When assertiveness is a taboo: Women in the business world
Archived under business communication along with 0 EnglishCoach Comments
Statistics have revealed that the majority prefer male bosses to female ones. The argument is that female bosses are domineering, overly assertive, demanding and they micro-manage employees. Ironically, male professionals are not penalized for exhibiting similar traits in the office.
According to a recent leadership study by Larissa Tiedens of Stanford’s Graduate School of Business and Dr Melissa J. Williams, assistant professor at Goizueta Business School, it has been found that women were particularly penalized for dominance that took on a verbal form. For example, women who negotiated for higher salaries were disparaged more than men who asked for similar privileges.
Nonverbal behavior for assertiveness
In spite of these unfavourable limitations, women are still required rise to the task and take up meaningful leadership and managerial positions. While it is certainly not fair that women have to work to become effective leaders without being penalized for being effective leaders; according to the study, women can assert themselves through non-verbal cues and sidestep the prejudices that make it hard to do so.
Nonverbal cues such as maintaining eye-contact, standing tall and speaking loudly, helped women assert themselves without being viewed unfairly.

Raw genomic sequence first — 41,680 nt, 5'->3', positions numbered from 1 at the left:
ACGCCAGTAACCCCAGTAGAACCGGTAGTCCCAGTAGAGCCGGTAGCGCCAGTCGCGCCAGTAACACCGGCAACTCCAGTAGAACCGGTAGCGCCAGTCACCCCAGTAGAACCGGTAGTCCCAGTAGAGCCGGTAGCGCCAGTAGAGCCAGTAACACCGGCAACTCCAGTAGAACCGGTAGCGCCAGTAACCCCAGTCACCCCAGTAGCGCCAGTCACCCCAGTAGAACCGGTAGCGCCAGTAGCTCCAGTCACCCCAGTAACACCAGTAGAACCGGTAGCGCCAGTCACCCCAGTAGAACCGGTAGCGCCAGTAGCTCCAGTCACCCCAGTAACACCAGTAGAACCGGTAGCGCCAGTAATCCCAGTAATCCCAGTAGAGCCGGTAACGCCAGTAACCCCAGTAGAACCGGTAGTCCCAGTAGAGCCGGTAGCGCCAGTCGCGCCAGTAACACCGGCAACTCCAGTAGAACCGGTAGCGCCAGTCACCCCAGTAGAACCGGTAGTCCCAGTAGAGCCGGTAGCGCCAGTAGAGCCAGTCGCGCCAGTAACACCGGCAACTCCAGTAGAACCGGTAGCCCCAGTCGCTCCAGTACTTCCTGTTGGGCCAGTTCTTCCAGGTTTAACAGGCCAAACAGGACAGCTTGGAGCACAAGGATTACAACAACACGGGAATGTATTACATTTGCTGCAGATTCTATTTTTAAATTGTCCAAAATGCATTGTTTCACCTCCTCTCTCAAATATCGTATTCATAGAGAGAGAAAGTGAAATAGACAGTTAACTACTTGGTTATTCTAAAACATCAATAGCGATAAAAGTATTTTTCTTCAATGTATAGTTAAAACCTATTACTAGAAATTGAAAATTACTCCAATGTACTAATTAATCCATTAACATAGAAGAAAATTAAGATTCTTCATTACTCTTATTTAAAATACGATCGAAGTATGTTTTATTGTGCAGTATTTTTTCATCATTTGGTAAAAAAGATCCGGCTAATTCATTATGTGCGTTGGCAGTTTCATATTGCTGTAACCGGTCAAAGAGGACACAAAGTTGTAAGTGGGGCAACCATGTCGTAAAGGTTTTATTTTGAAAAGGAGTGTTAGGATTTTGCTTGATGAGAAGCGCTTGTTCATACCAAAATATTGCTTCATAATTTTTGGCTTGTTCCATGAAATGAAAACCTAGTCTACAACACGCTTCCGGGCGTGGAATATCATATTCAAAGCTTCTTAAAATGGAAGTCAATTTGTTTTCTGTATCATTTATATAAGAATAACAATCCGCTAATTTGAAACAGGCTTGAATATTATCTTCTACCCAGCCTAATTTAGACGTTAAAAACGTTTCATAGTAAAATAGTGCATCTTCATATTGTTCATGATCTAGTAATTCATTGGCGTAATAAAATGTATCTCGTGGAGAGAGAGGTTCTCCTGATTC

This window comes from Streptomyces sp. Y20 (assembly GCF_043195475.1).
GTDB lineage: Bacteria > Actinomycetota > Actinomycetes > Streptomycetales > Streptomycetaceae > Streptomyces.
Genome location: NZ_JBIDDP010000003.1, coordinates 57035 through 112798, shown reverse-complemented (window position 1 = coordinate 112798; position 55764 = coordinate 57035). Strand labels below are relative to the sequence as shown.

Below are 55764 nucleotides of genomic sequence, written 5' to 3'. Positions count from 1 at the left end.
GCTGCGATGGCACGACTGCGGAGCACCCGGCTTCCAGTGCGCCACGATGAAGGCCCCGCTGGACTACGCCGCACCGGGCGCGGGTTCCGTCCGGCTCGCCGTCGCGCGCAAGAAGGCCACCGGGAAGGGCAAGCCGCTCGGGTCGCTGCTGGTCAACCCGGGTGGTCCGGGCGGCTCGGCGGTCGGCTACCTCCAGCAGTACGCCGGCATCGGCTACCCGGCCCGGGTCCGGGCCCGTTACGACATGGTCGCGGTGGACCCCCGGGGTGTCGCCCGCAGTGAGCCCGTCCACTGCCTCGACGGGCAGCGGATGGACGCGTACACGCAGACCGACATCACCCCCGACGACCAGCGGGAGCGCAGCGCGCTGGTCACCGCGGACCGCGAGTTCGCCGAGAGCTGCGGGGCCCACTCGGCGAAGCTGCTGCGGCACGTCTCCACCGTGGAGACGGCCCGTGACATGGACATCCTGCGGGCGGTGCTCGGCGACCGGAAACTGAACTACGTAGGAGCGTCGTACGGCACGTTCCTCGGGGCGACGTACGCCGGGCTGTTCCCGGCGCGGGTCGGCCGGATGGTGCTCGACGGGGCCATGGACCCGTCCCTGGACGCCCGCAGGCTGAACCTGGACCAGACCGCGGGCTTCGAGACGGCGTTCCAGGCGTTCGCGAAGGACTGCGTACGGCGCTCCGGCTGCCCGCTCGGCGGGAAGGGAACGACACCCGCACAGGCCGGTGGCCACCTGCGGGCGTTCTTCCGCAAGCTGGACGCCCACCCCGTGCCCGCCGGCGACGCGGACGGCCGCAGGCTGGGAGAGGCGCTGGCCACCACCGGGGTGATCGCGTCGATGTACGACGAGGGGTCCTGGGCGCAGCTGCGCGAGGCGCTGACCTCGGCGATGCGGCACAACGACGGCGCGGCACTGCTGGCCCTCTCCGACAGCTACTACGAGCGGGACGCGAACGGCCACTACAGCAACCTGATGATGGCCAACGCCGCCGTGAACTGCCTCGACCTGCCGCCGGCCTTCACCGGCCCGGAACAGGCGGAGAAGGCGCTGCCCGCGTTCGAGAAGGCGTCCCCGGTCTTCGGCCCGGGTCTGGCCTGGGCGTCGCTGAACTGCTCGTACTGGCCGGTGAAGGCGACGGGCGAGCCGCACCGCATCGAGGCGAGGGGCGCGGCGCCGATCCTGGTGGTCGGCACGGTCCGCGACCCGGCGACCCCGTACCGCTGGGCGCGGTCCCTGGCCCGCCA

This is because nonverbal behaviors work on a non-conscious level, helping women overcome the challenges of direct verbal communication. The study also found that positive nonverbal behaviours enhanced influence and created feelings of “likability” and “warmth”. The process of figuring out who is a leader in a group happens so rapidly that it is often outside of conscious awareness, says the study.
Similarly, when colleagues see women keep a relaxed posture during interactions, lean in, maintain eye contact, place fingertips together, and stand straight, they tell others you’re assertive, confident and in control.
Women should feel free to drape an arm over a colleague’s chair, touch a colleague’s arm when talking, speak loudly and not hesitate to speak first, or even interrupt when it’s needed. The study finds that these nonverbal gestures will be interrupted as friendliness and congeniality, but not assertiveness which is a put-off for many.
Until professional spaces accept that women can display direct assertive behaviors and not always get their work done through nonverbal signals, women must tap into the resource of nonverbal communication to achieve results.
By Dorcas Addo